If you had a crystal ball, would you look into it to see your health future? At UC Davis Medical Center there is one program doing some real life predicting and it involves complex a genetic disease.
The mighty brain, we use it in so many different ways. It controls motor functioning, how we move and groove our muscles. The brain is also a thinker.
It processes our emotions, allowing us to laugh or cry, yell or cheer. But there
is a neurological brain disease that can severely impact how the brain functions.
"I think for most people if you describe it, and for people who get a new diagnosis
in the family and they go look I up in a medical book, they are horrified, horrified to
read the description of Huntingtons."
Huntington's Disease is a progressive disorder that can set in anywhere from about age 20 to 70. It's a genetic condition that impacts the brain's ability to control movement, and the first sign of the disease is often fidgeting, muscle twitching or restlessness. The disease also impacts the brains ability to control thinking and emotion.
"Huntington's Disease is a disease that runs in families and it has a pattern in families called autosomal dominance so that if a person who has it has children each of there children has a 50% chance of inheriting that abnormal gene.
Dr. Vicki Wheelcock is a neurologist who specializes in Huntington's Disease at UC Davis Medical Center. She is combining innovative research with a progressive team approach to find answers about Huntington's. She is involved in a study where patients that may have the gene, but don't want to know if they do, are studied for 3 years. The hope is to find out about the very first symptoms of Huntington's Disease.
Dr. Wheelock :
"We can have some information about people who may develop that disease during that observation period that will enable us to better design trials of medication that may delay or ameliorate the effects of having the effects of having the abnormal gene."
For people who want to know their Huntington gene status comes in many forms. There is a predictive testing program that offers a blood test to determine if you have the gene. Making the decision to find out or not can be a difficult thing. Huntington's Disease runs in families, but in the past lack of information about the disease kept it a mysterious dark family secret. Dr. Wheelcock and other specialists are trying to help people understand and deal with this condition.
"For some it's pretty clear and straight forward-they are concerned about their children and their grandchildren having children-not necessarily because they don't think they should-but they feel like they should have an opportunity to know what their risks are."
Barbara Briscoe is a Genetics Counselor at UC Davis Medical Center, she walks people through a genetic lesson and couseling to assist them in making the decision about genetic testing.
"I think the information is there, and I think it can be extremely helpful for people. Some people live their entire lives feeling like the time they dropped a glass or foot shaking is the onset of their disease and for them it can allow them to live a life free of that ambiguity which is, I think, emotionally difficult to live with."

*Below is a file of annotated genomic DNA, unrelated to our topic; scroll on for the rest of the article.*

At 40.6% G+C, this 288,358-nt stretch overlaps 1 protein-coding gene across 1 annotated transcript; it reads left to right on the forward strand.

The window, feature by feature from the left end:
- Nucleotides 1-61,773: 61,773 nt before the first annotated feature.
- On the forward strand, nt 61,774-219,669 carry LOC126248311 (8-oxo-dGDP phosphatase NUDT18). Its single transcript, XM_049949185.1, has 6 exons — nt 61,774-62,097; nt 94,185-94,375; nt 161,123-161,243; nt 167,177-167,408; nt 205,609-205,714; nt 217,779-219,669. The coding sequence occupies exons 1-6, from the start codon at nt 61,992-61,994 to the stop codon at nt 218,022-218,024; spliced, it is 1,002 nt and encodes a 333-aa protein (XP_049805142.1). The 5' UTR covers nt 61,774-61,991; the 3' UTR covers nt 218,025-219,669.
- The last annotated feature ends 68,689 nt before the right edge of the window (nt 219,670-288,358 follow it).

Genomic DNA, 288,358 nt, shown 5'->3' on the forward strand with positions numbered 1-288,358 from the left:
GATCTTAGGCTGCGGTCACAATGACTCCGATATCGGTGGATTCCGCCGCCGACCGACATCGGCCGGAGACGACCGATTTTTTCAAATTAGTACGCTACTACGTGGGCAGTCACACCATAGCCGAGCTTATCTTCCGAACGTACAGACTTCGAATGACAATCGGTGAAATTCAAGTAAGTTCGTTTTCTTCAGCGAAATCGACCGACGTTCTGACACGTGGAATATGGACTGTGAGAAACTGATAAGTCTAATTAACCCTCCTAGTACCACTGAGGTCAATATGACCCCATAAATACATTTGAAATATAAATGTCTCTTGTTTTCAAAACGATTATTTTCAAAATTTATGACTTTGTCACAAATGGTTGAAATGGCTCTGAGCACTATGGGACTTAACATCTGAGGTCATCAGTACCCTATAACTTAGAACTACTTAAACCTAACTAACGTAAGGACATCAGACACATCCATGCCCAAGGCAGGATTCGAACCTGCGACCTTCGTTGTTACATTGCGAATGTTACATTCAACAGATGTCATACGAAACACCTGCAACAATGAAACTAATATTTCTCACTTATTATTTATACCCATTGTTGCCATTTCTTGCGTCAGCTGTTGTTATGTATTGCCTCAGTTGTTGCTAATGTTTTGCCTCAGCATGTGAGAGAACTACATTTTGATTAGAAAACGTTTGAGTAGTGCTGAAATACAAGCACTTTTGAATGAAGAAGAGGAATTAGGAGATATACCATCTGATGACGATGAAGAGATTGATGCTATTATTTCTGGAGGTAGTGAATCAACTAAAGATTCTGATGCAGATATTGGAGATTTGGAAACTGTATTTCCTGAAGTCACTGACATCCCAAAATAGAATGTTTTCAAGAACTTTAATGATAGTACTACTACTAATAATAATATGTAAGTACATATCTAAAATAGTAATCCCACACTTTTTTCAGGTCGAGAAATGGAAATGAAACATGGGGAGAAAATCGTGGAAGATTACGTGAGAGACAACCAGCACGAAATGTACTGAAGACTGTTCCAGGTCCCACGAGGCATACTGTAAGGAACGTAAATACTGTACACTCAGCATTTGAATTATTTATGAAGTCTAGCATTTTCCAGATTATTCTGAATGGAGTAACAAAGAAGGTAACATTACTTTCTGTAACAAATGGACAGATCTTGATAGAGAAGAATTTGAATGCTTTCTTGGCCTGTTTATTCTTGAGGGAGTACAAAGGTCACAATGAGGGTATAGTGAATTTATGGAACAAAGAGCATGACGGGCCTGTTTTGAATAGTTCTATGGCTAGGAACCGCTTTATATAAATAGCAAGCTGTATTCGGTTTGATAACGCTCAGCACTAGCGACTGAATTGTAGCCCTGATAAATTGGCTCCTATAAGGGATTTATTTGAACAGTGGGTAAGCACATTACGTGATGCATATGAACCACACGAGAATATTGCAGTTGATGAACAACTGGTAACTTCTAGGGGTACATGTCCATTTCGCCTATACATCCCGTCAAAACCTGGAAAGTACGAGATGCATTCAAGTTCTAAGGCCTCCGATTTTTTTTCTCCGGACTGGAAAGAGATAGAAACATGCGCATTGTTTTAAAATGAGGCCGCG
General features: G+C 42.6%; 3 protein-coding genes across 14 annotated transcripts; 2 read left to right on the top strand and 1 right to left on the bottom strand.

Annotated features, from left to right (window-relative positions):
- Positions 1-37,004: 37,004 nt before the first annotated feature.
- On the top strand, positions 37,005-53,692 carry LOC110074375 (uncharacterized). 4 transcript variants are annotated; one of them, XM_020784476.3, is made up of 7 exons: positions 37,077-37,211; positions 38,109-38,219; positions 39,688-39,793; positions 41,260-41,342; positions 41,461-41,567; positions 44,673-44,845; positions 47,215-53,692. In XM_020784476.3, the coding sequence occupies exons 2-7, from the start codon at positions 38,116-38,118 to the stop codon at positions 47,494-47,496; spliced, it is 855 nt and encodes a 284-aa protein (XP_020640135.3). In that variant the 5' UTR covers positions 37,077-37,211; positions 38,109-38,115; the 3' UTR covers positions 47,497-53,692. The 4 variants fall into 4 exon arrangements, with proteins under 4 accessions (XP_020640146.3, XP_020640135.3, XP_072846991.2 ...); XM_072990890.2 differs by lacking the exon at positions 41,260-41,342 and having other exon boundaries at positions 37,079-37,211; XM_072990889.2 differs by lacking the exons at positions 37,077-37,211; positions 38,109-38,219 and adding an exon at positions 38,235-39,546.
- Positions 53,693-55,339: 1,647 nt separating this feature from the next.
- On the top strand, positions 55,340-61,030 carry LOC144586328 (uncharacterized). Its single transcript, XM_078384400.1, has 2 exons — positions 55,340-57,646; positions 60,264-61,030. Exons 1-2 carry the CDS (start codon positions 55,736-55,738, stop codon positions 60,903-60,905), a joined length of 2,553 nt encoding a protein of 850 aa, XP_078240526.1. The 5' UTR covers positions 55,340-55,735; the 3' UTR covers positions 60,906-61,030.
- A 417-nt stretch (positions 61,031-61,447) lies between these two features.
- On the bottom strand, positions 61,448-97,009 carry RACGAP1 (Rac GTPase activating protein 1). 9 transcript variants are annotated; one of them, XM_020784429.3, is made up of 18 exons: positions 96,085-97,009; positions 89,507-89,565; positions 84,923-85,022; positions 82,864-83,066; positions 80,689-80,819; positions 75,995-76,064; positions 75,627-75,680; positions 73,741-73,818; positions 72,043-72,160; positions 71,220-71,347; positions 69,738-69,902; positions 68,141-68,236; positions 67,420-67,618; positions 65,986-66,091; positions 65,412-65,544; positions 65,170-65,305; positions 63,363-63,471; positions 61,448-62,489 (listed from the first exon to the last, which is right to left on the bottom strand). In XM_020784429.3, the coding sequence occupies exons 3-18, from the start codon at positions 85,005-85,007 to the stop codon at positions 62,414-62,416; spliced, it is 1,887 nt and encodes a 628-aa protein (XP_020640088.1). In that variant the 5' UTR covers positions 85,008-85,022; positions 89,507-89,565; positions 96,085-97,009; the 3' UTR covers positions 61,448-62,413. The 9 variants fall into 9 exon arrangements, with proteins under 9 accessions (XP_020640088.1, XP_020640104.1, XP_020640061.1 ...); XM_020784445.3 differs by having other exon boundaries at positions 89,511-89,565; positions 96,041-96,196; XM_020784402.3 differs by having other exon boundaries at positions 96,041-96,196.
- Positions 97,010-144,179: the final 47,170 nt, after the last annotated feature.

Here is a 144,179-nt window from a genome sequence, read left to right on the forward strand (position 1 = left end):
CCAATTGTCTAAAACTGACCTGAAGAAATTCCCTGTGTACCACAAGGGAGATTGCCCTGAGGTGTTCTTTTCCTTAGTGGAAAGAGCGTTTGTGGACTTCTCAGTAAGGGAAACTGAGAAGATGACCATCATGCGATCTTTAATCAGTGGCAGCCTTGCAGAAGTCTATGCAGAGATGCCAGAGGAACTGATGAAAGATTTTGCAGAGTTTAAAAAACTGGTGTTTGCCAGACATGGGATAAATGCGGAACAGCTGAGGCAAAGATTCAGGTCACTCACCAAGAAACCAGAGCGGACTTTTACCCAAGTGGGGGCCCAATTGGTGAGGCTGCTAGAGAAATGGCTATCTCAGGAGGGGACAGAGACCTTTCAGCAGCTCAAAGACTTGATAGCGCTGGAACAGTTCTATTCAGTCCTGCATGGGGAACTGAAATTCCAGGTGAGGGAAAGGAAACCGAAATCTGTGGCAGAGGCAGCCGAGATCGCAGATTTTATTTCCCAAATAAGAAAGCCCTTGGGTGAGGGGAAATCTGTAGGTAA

"People are pretty anxious, number one they're anxious to get through the process of testing and find out the results for themselves and for their family members. Number two they're anxious just coming to the UC Davis Medical Center to this huge area and going through this process with individuals they don't know."
Sally Klien, a Clinical Nurse Specialist, is also part of the team helping those at risk for Huntington's. Her job is to deal with the psychological aspects of the condition. She is concerned about how Huntington's may be affecting the patient mentally and emotionally and why the patients wants to know if he or she has the gene.
"When we talk to the individual we go through the what ifs- what if you should test positive what would you do-what if you should test negative what would you do? Because we are concerned."
Genetic counseling, a psychological assessment and predictive testing are all a part of this program. It is a unique approach and the only one in Northern California.
"We actually specialize in the care of people with Huntington's disease and providing information to them and their families about the disease; treating the symptoms as best as we can; involving them in our research studies; letting them know about the support group; the predictive testing program that we have we let families know about it."
There is no cure for Huntington's Disease, but Dr. Wheelcock hopes the study she's involved with can offer an answer to this complex condition. The goal of the Huntington Program is to offer that crystal ball - give patients information if they want it - and help them deal with what the tests reveal.
Many patients avoid genetic testing in fear of losing their coverage. But UC Davis Medical Center keeps strict confidentiality about Huntington cases. It believes that the results are important for the patients future, and that information is best kept between the patient, his or her family, and the medical center.